Back in 2010, my now PhD supervisor remarked that as confessional entrenchment/denominational attachment has decreased, so has interest in ecclesiastical history (is this one reason we rebranded ourselves here as History of Christianity?). I’m not sure if this is true or if it was simply a feeling she had, but if it is true, I’m not so sure it makes a lot of sense.
I think that church history as a field of study can truly blossom with lessened denominational hostilities. This thought came to me today while reading about this guy Apiarius of Sicca Veneria in North Africa. Briefly, he was a presbyter who was removed from holy orders by his local bishop and decided to appeal to Rome. Pope Zosimus got involved and — well, ecclesiastical history. An important moment in western canon law, despite how little attention it tends to receive.
The book I was reading, Merdinger’s Rome and the African Church in the Time of Augustine (complaint: Why always Augustine?), observed that this issue has been misread and obscured by a lot of scholarship because of the confessional commitments of the scholars discussing it. A crude caricature of the scholarship in this case is pretty much the same as it always is whenever the popes get involved:
Catholics: Well done Popes exercising your apostolic authority against those rebellious Africans.
Protestants: Well done Africans in resisting the arrogant self-aggrandisement of the Popes.
This is also not far from every time the Bishop of Rome butts heads with orthodox Eastern Bishops, Gallic bishops, Sicilian bishops, Spanish bishops, Welsh and Irish bishops, and so forth. The pope and/or his representatives or those who at least side with him are pictured by Catholics as representing good order and good government, putting right the wrongs of the world, and by Protestants as representing the arrogation of worldly power and the stamping out of true Gospel spirit in the provinces.
Sometimes one side has more of the truth than the other, but it’s not really what’s usually going on.
With weakened, once-ingrained confessional prejudices clouding our vision less, we are in a time when scholarship about ecclesiastical history can really flourish. No longer need Catholics be embarrassed by badly behaved popes to sweep under the rug. No longer need Protestants hunt for some sort of proto-Protestant resistance. No longer need Protestants ignore the entire history of the church from the death of Augustine to 31 October, 1517 — nor need they ignore the awkward Catholicky (emphasis on ‘icky’) bits from before the 430 cut-off date, where church fathers whose Christology and triadology, and even beliefs about salvation, they praise also do awkward things like, well, exercise monarchical episcopal authority in their hometown. Or send people relics. Or talk about Eucharist in terms of sacrifice. Or have anything to do with canon law. Or burn incense.*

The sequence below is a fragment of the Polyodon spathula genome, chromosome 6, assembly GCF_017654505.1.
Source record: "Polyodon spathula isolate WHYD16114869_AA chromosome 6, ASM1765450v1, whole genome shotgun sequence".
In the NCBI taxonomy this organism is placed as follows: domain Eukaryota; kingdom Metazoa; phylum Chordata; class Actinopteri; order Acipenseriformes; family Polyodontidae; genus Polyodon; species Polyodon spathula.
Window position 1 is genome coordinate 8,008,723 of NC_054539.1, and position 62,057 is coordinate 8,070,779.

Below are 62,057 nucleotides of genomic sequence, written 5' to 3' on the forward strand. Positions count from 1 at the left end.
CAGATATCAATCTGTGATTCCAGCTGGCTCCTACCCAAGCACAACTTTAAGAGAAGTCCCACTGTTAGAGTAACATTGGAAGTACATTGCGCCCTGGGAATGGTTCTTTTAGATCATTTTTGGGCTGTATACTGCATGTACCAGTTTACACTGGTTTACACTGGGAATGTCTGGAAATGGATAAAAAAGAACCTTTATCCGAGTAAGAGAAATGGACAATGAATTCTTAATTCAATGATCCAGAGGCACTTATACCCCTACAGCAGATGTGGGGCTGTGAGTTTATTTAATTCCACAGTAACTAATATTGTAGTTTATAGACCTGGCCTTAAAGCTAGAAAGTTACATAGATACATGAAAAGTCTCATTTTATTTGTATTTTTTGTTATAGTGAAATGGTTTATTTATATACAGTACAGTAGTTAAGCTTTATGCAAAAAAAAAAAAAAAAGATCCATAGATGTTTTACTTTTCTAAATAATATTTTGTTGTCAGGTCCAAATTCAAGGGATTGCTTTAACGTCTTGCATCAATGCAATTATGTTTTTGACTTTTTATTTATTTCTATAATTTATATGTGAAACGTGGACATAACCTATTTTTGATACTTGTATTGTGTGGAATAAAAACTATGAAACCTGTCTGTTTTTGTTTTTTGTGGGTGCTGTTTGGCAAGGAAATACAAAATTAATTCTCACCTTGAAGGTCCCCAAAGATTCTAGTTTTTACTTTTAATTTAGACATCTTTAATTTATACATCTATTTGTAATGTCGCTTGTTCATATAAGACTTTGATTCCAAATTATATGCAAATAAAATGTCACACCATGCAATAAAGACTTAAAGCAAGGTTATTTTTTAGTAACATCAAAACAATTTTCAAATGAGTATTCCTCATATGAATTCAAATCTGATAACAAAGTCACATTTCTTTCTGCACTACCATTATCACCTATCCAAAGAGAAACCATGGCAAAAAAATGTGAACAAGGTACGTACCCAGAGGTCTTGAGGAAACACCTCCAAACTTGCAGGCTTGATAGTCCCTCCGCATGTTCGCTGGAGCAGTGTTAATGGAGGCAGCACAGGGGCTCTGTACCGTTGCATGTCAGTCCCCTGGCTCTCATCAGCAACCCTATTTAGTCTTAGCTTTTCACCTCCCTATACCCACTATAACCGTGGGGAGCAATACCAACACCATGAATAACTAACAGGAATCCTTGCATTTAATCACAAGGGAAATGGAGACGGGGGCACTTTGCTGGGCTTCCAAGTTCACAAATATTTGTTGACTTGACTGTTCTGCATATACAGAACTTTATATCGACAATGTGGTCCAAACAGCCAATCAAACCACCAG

Also, we can lay off the anti-papal polemic. Gregory the Great sent missionaries to England because he thought London would become a rival patriarchate? Really?
And we can turn our eyes to the world beyond Europe and the Mediterranean basin. Since we no longer feel compelled to obsess over our own Roman Catholic, Methodist, Anglican, Presbyterian, Lutheran history, we can look at the history of the church in Mesopotamia or Ethiopia. We can ponder Franciscans in the Caliphate. We can take into consideration the Church of the East (‘Nestorian’) in China during the Middle Ages.
We have 2000 years of ecclesiastical history to play with. Just because something didn’t happen within one’s own confessional sphere of influence doesn’t mean it isn’t interesting and doesn’t mean it doesn’t hold wisdom for the church today.
*Fun fact: St John Chrysostom whose exegesis is much beloved by low-church evangelicals of late did all these things.
Part of learning what I call ‘Classic Christianity’ as a means towards rejuvenating your spiritual life is discovering not only the theology and worship and devotional practices of the past but also learning the story of Christian history. A few months ago, I was struck by how much of it there is, and why, therefore, this is an important field of study and reflection for the thoughtful Christian.
It all started with Prosper of Aquitaine’s Chronicle. At one point he stops to take count of the time since various events, such as from Creation, Abraham, Jesus, that sort of thing. And the time from Abraham to the Incarnation of the Lord is about 2000 years.
Most of the Old Testament, except for the very beginning of Genesis, takes place in those 2000 years. And all of it was written in those 2000 years. The Old Testament is the telling of the faithfulness of God towards his chosen people and the revealing of his character through his interaction with human history, whether through prophets, poets, priests, or kings.
We are now 2000 years the other side of Jesus Christ. We and Abraham, who is the beginning of the Covenant, are the same distance from the Saviour temporally. This is worth thinking about if you believe that the God of Christianity who is present here today is the same God as the God of Abraham, Isaac, and Jacob.
We have 2000 years of the history of God with his people up to the coming of Christ. He has not abandoned that people. And if he is the same sort of God, who made himself known from Abraham to the Apostles, he will probably be acting in the same sort of ways (unless you’re a specific type of Dispensationalist, I guess).
This means that Christian history is not simply the record of A-Z, how we got from Jesus to Pope Francis and Billy Graham. While the writing of it is not Scripture and therefore not revelatory in the same way, it is still the story of God’s faithfulness to his people.